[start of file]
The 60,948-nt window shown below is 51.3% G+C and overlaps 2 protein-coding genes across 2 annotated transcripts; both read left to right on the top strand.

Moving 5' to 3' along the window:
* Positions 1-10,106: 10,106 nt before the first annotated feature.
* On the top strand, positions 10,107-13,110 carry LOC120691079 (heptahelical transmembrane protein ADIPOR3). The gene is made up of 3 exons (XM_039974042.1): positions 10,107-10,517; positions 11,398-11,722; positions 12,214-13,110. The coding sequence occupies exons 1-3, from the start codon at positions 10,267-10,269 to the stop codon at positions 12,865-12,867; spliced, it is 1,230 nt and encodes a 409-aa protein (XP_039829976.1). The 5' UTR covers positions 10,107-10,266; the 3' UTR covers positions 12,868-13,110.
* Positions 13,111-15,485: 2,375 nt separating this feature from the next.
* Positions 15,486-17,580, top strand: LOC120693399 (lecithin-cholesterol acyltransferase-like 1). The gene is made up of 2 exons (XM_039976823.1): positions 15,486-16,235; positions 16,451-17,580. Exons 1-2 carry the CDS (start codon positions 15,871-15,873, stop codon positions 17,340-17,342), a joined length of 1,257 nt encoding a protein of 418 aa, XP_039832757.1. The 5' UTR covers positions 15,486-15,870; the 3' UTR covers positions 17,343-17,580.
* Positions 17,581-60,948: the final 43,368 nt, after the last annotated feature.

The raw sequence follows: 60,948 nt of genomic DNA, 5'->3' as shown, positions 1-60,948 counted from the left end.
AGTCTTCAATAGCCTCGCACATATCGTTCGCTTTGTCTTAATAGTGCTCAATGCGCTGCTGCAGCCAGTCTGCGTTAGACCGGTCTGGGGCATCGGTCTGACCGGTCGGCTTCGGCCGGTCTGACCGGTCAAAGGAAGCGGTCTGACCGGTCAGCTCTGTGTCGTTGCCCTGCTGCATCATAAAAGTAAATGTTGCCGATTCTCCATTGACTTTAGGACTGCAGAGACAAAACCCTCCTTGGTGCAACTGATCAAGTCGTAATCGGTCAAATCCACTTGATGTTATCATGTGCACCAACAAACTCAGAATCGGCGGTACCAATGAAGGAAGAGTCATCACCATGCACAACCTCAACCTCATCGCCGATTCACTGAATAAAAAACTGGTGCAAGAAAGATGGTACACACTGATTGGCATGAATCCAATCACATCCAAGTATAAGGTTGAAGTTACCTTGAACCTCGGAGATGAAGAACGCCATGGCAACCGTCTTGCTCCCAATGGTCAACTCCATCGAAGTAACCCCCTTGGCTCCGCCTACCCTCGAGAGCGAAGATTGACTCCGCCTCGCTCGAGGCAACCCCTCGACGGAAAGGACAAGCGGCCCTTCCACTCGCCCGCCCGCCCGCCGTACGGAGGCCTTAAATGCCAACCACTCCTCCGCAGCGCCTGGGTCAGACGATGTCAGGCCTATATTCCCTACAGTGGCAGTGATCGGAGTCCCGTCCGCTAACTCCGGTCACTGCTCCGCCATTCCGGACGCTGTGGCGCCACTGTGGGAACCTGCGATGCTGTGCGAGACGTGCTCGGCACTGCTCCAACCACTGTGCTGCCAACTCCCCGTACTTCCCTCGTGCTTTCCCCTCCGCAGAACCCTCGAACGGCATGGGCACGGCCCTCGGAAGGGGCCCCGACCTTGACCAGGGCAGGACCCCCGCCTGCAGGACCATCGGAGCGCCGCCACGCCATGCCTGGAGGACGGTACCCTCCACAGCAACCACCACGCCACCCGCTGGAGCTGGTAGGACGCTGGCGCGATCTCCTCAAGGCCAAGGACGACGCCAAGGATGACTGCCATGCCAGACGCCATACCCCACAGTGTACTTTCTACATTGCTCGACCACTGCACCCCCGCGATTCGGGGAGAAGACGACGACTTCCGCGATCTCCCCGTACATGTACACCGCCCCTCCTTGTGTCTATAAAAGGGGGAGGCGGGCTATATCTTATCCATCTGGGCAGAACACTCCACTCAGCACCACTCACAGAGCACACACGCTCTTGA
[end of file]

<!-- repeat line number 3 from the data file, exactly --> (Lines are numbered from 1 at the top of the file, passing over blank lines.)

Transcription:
* Positions 1-10,106: 10,106 nt before the first annotated feature.